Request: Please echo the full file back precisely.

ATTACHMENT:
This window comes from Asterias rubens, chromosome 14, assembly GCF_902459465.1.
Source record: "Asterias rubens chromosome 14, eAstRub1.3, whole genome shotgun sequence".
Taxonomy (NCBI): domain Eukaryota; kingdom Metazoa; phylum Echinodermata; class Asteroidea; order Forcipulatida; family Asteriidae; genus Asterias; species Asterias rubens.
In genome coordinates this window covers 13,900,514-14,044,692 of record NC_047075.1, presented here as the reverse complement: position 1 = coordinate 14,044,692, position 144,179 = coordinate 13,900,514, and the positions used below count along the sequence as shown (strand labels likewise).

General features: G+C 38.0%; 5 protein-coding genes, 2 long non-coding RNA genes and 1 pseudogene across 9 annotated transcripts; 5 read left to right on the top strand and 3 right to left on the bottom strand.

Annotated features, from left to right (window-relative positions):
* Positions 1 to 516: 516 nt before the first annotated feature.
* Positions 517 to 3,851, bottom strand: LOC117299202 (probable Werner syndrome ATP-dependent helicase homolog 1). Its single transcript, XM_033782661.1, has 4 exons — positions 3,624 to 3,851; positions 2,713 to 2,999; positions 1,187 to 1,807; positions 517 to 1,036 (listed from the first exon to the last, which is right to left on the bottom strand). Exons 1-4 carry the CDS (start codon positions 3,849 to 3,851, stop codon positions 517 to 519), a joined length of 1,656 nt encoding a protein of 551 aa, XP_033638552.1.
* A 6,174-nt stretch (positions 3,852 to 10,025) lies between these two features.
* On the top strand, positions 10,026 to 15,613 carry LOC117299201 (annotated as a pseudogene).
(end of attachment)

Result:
This window comes from Asterias rubens, chromosome 14, assembly GCF_902459465.1.
Source record: "Asterias rubens chromosome 14, eAstRub1.3, whole genome shotgun sequence".
Taxonomy (NCBI): domain Eukaryota; kingdom Metazoa; phylum Echinodermata; class Asteroidea; order Forcipulatida; family Asteriidae; genus Asterias; species Asterias rubens.
In genome coordinates this window covers 13,900,514-14,044,692 of record NC_047075.1, presented here as the reverse complement: position 1 = coordinate 14,044,692, position 144,179 = coordinate 13,900,514, and the positions used below count along the sequence as shown (strand labels likewise).

General features: G+C 38.0%; 5 protein-coding genes, 2 long non-coding RNA genes and 1 pseudogene across 9 annotated transcripts; 5 read left to right on the top strand and 3 right to left on the bottom strand.

Annotated features, from left to right (window-relative positions):
* Positions 1 to 516: 516 nt before the first annotated feature.
* Positions 517 to 3,851, bottom strand: LOC117299202 (probable Werner syndrome ATP-dependent helicase homolog 1). Its single transcript, XM_033782661.1, has 4 exons — positions 3,624 to 3,851; positions 2,713 to 2,999; positions 1,187 to 1,807; positions 517 to 1,036 (listed from the first exon to the last, which is right to left on the bottom strand). Exons 1-4 carry the CDS (start codon positions 3,849 to 3,851, stop codon positions 517 to 519), a joined length of 1,656 nt encoding a protein of 551 aa, XP_033638552.1.
* A 6,174-nt stretch (positions 3,852 to 10,025) lies between these two features.
* On the top strand, positions 10,026 to 15,613 carry LOC117299201 (annotated as a pseudogene).